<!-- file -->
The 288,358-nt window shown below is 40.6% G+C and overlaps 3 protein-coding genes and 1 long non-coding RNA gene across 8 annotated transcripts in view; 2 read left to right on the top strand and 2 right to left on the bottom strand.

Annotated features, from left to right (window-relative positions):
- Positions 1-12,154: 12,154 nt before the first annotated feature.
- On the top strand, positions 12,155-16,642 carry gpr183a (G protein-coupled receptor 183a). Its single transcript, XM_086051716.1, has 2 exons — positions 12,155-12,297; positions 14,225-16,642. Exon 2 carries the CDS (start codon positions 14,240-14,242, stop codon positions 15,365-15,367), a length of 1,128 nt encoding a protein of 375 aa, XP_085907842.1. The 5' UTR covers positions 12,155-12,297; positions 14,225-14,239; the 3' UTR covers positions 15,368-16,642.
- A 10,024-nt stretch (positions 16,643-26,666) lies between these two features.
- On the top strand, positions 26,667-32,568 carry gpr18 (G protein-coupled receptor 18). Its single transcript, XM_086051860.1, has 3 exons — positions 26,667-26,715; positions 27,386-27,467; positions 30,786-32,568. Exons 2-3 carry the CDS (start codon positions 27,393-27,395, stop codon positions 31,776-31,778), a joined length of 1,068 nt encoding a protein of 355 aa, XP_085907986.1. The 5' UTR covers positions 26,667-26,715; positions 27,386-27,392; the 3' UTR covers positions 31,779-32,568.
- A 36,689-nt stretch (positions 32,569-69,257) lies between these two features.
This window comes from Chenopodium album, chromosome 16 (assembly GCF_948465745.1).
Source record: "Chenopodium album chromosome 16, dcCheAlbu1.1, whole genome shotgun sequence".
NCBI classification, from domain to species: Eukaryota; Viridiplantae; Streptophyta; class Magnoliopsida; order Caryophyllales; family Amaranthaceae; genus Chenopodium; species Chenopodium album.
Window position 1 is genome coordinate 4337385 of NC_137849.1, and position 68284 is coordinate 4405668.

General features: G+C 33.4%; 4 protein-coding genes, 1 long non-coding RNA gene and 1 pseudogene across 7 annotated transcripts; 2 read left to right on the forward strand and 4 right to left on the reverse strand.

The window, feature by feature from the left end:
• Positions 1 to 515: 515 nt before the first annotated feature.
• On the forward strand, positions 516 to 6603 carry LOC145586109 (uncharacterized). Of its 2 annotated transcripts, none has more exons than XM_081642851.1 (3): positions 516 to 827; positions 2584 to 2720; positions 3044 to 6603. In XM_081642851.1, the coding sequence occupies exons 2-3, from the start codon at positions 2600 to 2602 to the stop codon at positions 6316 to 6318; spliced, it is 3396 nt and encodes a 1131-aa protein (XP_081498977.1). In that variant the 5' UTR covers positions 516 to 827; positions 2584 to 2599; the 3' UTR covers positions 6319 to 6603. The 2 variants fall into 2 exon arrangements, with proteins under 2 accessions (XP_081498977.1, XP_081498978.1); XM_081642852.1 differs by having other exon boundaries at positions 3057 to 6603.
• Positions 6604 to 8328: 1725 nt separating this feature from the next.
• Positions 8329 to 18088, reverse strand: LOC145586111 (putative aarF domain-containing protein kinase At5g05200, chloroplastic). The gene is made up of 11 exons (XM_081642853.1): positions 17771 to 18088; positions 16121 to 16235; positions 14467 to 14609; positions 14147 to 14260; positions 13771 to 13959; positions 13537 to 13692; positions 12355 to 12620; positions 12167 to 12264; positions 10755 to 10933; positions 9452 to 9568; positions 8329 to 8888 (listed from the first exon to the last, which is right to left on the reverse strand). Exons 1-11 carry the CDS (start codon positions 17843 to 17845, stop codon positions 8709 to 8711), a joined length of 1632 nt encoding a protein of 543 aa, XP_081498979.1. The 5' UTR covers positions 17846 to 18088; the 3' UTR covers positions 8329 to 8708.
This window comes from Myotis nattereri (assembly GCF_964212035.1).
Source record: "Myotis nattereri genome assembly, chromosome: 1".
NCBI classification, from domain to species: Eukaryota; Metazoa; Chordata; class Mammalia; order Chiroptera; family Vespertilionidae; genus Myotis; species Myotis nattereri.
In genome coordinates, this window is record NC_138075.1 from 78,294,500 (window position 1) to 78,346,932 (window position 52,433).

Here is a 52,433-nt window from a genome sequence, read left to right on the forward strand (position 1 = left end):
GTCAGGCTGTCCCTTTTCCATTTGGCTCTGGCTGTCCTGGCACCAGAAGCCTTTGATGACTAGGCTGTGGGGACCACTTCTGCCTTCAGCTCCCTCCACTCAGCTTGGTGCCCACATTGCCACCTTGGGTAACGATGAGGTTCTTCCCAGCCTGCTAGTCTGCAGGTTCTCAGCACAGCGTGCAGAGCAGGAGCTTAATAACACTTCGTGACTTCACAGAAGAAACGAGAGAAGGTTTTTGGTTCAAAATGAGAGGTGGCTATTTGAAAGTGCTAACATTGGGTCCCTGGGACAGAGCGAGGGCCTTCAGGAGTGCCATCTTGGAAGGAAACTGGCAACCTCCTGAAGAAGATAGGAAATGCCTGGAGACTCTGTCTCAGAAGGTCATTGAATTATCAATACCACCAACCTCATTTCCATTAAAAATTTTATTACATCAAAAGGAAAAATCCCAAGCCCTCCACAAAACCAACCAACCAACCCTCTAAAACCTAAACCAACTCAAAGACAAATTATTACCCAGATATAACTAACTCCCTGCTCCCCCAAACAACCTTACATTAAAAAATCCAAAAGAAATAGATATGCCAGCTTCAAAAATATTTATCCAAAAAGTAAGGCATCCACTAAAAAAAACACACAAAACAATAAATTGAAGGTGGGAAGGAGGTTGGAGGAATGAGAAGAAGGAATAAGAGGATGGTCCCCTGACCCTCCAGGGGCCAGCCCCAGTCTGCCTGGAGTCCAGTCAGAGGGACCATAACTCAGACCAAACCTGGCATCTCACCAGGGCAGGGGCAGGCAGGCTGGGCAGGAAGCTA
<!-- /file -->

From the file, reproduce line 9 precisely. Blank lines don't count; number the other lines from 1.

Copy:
Source record: "Chenopodium album chromosome 16, dcCheAlbu1.1, whole genome shotgun sequence".